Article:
ignorance is a bliss

Discussion in 'Boat Design' started by breschau, Dec 5, 2010.

  1. breschau
    Joined: Nov 2010
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    breschau Junior Member

    Greetings to all forum residents,
    I am trying to learn abit of boat design to be able to design kayaks for myself. I am not trying to setup a business or design anything for anyone else.

    Some of you may have seen the kayak model I posted recently. I havent recieved negative comments on the hull model, but I think there should be rooom for improvement. Lacking on the theoratcial department I made basic hull models on freeship and run some calculations on mitchlet and freeship. The programs may not be too accurate the models may not be enough to form a decent database but I feel like I hit a wall anyway.

    The power on a kayak is essentially fixed, I can only read the resistance charts up to certain numbers. Displacement is also fixed, I know the weight of what I will carry. I started making major changes on some values while keeping some fixed. Any major paramater I change came at a disproportionate cost. When I saw resistance values of diffrent hull forms with a certain length I felt like I cannot really change anything. For example I tried to increase speed at a fixed Rt, fixed LOA, variable LWL, variable Cp. One hull came out with 5knots at 40N total resistance, the other side of the extreme came out with 5knots at 50N. The cost was about half of the righting moment. When I tried preserve stability I lost most of the rocker curve. I was expecting compromises but not like +%10 for -%25. Its as if the default model is actively resisting any move out of medicore.

    Is this a normal result of having too little to change on this kind of boats. Have I learned something or am I loosing it entirely?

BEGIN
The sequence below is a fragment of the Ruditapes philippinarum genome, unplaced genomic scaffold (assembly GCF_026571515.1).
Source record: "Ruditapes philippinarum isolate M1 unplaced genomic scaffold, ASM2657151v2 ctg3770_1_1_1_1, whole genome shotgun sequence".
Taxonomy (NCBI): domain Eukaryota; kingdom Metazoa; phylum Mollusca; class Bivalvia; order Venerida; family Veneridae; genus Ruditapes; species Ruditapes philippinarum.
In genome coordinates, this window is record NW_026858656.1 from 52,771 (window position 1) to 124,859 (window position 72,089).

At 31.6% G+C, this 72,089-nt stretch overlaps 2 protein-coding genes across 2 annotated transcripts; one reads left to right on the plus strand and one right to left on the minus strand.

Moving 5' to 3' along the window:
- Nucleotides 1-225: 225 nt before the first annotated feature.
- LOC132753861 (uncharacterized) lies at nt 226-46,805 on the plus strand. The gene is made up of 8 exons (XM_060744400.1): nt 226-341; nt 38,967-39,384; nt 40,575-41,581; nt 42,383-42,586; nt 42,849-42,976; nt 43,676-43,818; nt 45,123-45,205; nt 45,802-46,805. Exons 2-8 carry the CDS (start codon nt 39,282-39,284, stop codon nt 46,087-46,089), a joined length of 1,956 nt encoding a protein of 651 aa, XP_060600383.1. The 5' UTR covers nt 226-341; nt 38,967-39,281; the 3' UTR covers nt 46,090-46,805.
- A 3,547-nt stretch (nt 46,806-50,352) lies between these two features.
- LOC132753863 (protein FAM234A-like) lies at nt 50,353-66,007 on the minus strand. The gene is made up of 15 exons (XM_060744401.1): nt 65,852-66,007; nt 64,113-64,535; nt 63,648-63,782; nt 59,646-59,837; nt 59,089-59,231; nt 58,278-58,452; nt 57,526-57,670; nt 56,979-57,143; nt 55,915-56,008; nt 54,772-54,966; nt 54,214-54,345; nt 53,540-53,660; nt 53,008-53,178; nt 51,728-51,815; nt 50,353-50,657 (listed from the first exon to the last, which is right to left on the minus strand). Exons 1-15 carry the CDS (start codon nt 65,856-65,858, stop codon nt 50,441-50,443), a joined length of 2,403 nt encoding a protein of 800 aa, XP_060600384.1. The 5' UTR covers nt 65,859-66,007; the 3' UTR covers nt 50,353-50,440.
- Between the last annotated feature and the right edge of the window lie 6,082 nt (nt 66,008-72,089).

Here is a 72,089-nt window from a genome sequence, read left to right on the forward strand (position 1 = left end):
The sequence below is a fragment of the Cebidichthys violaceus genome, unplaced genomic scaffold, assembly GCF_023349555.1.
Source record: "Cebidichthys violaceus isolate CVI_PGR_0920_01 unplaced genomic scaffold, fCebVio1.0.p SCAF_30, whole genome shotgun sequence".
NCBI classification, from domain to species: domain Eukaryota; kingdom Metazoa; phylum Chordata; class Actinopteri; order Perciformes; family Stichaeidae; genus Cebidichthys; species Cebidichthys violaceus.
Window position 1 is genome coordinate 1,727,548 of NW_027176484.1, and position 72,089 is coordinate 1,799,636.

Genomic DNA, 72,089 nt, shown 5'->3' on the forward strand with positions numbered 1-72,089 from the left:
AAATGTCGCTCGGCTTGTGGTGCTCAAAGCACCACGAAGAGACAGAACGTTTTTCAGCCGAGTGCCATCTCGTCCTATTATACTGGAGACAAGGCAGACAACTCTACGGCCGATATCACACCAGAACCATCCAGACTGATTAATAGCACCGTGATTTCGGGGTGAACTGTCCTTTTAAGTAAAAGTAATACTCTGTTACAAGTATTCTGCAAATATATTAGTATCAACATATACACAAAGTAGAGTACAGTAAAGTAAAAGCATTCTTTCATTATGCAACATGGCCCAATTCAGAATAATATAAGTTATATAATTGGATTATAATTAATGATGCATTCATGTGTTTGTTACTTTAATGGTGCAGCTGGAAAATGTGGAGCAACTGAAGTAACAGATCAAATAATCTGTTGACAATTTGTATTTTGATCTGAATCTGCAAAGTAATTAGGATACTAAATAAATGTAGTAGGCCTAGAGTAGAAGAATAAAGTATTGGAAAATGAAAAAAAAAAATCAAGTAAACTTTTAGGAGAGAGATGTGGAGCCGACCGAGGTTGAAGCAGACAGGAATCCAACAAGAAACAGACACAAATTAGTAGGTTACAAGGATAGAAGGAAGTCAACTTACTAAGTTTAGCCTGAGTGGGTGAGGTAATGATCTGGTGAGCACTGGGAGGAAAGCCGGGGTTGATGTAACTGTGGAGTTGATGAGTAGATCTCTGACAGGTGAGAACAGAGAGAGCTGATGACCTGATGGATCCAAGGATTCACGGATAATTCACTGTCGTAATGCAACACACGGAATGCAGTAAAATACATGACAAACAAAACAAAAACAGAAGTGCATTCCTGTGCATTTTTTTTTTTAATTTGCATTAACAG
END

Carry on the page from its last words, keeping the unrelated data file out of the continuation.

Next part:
PS. Above wall of text may sound dumb for proffesionals of the field but I am sincerely trying to learn more and not looking for arguement.
     
  2. peterAustralia
    Joined: Mar 2006
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    peterAustralia Senior Member

    just maybe your over analysing the topic

    perhaps look at existing kayak designs, find one that looks closest to your ideal boat. Modidy it a little bit, then build a full size kayak out of cheap plywood.

    Use it as a 100 pecent scale model. If it works fine then build something the same shape but of good materials and good workmanship

    Even a doos like me can build a boat. I reckon something simple could be knocked up in a weeked. If you google things like 12 hour canoe etc etc. Perhaps buy something second hand on ebay, use it as your control, build one to your own design an see it is better or worse. My first 14ft kayak was only a $100, the paddle was a lot more. For $100 I could not really complain, I used it a lot, learnt a bit, and then sold it.

    I started to learn a lot more when I got away from the computer and started cutting wood.
     
  3. TeddyDiver
    Joined: Dec 2007
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    TeddyDiver Gollywobbler

    About right.. that boat design is mostly compromises. Just try to focus what's the main purpose of your design and try to balance the tradeoffs the best way you can. That's about it.. :)
     
  4. DCockey
    Joined: Oct 2009
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    Location: Midcoast Maine

    DCockey Senior Member

  5. philSweet
    Joined: May 2008
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    Location: Beaufort, SC and H'ville, NC

    philSweet Senior Member